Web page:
The alternative credential market is picking up steam. Amidst rapidly expanding options for post-secondary training, some have even gone so far as to advocate that students be able to use Title IV funds—federal financial aid—to enroll in these programs.
There is tremendous potential for this growing ecosystem of new, innovative providers to benefit students, taxpayers, and the workforce. Some of these models even have disruptive potential. But despite this promise, we don’t advocate extending current Title IV programs to cover alternative credential programs. Here’s why:
1.) The market for alternative credentials is growing—in a healthy way
For instance, one type of alternative credential, coding bootcamps, which barely existed five years ago, has grown tremendously. Course Report found that by 2017 bootcamps were a $260 million industry, graduating nearly 23,000 students. We are beginning to see some consolidation in the industry, a number of bootcamp acquisitions, and more pressure around regulation and quality control.
There are signs that providers with strong outcomes are growing, and that providers who can’t help students get ahead in the labor market are being winnowed out. This is a good thing; it means that market is working, and that providers are being forced to compete on outcomes. Students who have to plunk down their own cash are less likely to pay for programs that don’t yield return on investment and help them make progress in their lives.
2.) The Title IV system lacks good quality control mechanisms
Traditional college, on the other hand, doesn’t operate as a free market. Federal financial aid programs play an important role in helping millions of students to access college. However, without systems in place to ensure that schools are consistently producing strong outcomes for students, Title IV money can enable bad actors to stay afloat.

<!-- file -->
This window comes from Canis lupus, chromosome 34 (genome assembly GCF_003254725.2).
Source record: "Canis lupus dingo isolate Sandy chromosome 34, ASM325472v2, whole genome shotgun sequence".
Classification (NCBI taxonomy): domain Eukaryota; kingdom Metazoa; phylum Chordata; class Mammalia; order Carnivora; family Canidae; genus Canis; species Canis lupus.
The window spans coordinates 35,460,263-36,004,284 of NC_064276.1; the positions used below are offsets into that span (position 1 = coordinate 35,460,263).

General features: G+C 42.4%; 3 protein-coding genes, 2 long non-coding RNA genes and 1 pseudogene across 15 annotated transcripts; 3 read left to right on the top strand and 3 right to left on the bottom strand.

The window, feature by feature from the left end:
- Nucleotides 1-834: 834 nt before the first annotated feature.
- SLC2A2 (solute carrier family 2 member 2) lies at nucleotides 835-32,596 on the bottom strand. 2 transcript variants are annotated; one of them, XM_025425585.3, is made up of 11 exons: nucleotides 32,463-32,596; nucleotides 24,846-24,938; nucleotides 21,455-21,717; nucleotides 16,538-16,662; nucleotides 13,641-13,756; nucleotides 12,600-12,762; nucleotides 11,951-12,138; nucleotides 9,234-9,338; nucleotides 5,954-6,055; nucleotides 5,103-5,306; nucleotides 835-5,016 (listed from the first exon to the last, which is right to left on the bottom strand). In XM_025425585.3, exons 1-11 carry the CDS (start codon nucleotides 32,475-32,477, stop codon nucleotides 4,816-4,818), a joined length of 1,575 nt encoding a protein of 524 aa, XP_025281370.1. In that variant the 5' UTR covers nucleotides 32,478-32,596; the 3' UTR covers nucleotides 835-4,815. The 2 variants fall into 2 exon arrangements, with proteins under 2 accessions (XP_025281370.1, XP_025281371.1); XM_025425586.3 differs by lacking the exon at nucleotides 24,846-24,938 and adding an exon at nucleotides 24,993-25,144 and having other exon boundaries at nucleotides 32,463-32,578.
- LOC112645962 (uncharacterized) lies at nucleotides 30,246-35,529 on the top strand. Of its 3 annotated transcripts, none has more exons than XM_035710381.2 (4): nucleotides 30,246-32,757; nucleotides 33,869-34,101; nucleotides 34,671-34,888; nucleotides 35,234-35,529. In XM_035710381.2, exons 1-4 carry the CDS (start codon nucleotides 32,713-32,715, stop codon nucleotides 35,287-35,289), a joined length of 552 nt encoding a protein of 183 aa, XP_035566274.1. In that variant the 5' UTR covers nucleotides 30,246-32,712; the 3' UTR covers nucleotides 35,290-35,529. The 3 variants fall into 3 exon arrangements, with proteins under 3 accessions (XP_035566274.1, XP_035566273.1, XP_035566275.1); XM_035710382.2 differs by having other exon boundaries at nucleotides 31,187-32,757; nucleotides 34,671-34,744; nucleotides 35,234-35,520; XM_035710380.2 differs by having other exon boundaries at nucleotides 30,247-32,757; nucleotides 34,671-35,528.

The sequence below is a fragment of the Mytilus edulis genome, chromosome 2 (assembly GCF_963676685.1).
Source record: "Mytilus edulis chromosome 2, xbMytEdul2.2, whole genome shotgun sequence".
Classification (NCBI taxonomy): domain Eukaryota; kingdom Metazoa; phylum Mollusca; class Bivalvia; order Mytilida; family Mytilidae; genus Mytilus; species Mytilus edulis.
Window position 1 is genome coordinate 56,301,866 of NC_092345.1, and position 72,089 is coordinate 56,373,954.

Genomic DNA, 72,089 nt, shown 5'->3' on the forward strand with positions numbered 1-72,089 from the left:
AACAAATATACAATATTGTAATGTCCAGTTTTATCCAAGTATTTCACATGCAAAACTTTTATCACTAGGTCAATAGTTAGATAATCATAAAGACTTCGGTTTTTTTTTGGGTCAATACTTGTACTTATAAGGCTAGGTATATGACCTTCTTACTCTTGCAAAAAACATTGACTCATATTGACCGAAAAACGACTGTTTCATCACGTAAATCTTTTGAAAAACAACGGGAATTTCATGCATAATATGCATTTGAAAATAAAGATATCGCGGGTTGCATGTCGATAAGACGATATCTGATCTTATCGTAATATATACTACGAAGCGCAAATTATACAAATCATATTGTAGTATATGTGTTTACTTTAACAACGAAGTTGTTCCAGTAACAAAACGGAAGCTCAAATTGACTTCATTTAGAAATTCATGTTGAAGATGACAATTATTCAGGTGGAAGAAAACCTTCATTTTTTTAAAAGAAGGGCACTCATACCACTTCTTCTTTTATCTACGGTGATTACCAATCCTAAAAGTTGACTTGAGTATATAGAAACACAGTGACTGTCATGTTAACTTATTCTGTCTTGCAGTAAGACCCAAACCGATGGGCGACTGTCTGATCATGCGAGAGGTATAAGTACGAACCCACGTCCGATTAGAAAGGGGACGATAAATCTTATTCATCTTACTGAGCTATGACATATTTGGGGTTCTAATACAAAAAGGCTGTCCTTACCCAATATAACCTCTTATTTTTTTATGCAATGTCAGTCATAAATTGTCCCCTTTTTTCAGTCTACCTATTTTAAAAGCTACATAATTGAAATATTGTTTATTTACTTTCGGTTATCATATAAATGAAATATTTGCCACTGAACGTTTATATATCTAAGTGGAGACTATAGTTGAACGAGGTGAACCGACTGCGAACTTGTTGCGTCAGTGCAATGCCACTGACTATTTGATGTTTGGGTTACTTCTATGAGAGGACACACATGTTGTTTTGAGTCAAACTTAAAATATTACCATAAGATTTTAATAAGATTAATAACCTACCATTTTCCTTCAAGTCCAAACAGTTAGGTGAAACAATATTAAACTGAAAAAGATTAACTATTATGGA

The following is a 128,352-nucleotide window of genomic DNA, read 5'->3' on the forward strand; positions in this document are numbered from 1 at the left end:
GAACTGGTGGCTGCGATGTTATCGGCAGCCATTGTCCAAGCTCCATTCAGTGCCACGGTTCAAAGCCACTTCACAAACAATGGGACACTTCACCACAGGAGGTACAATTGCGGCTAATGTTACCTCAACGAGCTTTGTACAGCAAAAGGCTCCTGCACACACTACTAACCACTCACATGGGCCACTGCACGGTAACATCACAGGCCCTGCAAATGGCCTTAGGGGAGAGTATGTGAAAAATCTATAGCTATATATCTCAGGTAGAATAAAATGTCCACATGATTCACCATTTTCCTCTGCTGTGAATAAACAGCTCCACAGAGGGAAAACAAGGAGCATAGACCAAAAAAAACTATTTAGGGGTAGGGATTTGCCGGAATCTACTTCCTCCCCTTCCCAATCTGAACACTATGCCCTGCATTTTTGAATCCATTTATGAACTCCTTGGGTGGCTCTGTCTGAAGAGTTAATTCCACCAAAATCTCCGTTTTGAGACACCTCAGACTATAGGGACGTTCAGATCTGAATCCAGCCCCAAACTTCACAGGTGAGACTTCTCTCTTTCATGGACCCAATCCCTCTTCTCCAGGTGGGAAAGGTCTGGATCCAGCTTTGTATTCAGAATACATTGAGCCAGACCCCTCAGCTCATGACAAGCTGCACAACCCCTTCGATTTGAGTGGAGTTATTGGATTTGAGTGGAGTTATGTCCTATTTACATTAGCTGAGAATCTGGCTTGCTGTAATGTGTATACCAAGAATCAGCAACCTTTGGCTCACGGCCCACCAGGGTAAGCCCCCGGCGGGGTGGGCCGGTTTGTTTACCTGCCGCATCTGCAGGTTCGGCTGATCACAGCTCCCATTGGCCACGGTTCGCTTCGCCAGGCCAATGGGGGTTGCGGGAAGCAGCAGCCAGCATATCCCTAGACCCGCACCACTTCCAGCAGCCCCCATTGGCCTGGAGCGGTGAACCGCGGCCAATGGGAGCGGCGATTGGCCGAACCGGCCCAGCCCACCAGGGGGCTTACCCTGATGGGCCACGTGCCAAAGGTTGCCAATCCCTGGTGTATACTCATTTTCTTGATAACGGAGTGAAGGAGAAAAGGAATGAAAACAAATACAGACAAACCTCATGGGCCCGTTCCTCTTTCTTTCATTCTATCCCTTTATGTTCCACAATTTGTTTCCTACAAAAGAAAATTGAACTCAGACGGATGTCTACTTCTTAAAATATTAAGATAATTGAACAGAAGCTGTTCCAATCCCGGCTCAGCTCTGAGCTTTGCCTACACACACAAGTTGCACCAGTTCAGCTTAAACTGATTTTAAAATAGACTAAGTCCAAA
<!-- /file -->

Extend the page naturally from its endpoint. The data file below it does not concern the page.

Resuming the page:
Accreditation functions as the quality assurance mechanism for traditional institutions eligible for federal financial aid. But it’s worth noting that accreditation was originally designed to help schools align their standards and practices, not to police higher education. Because of this original design, accreditors rely on inputs, not outcomes, meaning that they don’t provide minimum standards that colleges need to achieve for students in order to receive federal money. Instead, they look to make sure that a college has all of the resources, policies, and structures in place that should theoretically allow a school to produce good outcomes.
Extending Title IV funding to alternative providers would mean extending our current quality control system as well. Existing accreditors have no expertise in evaluating bootcamps, and given the diversity and fluidity in bootcamps’ instructional models and business models, it’s not clear what an input-driven evaluation process would look like. Flooding the alternative credential market with a new source of revenue would certainly allow it to grow faster. But regulating that growth with input-driven processes would all but ensure that the industry’s growth outpaces its ability to deliver on quality. It would bring the current winnowing process to a halt.
3.) Designing a new funding system for these emerging providers could transform how we fund traditional college
Instead of expanding a broken system, we should design a new one. Any initiative to provide federal funding for alternative credential programs should require audited outcomes around learning, program completion, job placement, earnings, and graduate satisfaction, as Entangled Solutions has proposed.
While alternative credential programs that don’t meet minimum standards in these areas could still operate, there is no reason they should receive funds from taxpayers. Above that minimum standard, the government could invest in programs based on a sliding scale, subsidizing successful programs more generously, and diverting funds away from those that produce worse outcomes.
New funding models for alternative credential providers could provide a blueprint for the rest of higher ed. Traditional higher education sorely lacks transparency around outcomes. Making federal funds contingent on those outcomes would be revolutionary—and it could protect students while encouraging innovation.